An estimated 30% of human genes encode proteins carrying an N-terminal amino acid sequence that targets them to the ER. Most of these proteins are transported from the ER to the Golgi and are secreted from cells by an extensively studied and well-known conventional mode of protein secretion.
Rubartelli et al. (1990)
previously reported that interleukin-1β, which lacks a signal sequence for targeting to the ER, was secreted from cells. This was a surprise at the time, but since then, a large number of proteins have been found that lack a signal sequence and are secreted by eukaryotic cells. This class of proteins includes FGF2, the β-galactoside–specific lectins galectin 1 and 3, blood coagulation factor XIIIa, some members of the interleukin family, macrophage migration inhibitory factor, the engrailed homeoprotein, and the acyl coenzyme A–binding protein (ACBP), AcbA (Grundmann et al., 1988
; Lutomski et al., 1997
; Joliot et al., 1998
; Menon and Hughes, 1999
; Flieger et al., 2003
; Kinseth et al., 2007
; Nickel and Seedorf, 2008
The best-known example of an unconventionally secreted protein in the yeast Saccharomyces cerevisiae
is the mating pheromone a-factor (Kuchler et al., 1989
). After lipid modification, this protein is secreted directly across the cell surface by a dedicated ABC transporter, Ste6. However, this does not appear to be the mechanism for transport of AcbA because pharmacological inhibition of ABC transporters in Dictyostelium
does not affect secretion of this protein (Kinseth et al., 2007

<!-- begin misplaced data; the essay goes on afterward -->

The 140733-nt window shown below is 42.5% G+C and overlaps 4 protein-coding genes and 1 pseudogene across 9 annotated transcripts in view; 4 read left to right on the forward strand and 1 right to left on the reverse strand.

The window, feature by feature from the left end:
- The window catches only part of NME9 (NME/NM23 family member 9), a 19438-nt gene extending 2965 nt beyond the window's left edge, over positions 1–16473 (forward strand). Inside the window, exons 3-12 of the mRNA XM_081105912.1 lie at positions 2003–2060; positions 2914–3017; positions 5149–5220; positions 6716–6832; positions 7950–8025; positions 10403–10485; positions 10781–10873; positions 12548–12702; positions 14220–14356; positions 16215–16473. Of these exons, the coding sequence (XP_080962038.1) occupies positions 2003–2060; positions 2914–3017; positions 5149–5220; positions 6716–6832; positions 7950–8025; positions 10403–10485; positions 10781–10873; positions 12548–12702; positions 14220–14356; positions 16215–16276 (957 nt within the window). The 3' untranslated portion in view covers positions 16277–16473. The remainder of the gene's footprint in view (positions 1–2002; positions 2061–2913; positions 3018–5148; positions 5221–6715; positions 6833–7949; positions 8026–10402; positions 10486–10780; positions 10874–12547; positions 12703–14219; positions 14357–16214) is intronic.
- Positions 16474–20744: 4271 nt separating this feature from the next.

). Moreover, secretion of AcbA in D.
requires the Golgi membrane–associated protein GRASP, which is not required for secretion of a-factor from yeast (Kinseth et al., 2007
). Noncanonical transport of α-integrin in Drosophila
embryos has also been shown to require dGRASP (Schotman et al., 2008
). The phosphoinositide lipid PI(4,5)P2
is necessary for the unconventional secretion mechanism of FGF2 in mammalian cells (Temmerman et al., 2008
), but little else is known about its secretory pathway.
We have analyzed the S. cerevisiae homologue of AcbA, Acb1, which also lacks a signal sequence. Surprisingly, when yeast cells are starved for nitrogen, we found that they secrete Acb1 into the medium where it is processed into signals that can stimulate rapid encapsulation of D. discoideum. Secretion of Acb1 requires autophagy genes and membrane fusion with the plasma membrane in a process that cooperates with the Golgi GRASP protein Grh1, the early endosomal compartments, and the multivesicular body (MVB) sorting pathway. The discussion of this unique secretory pathway follows.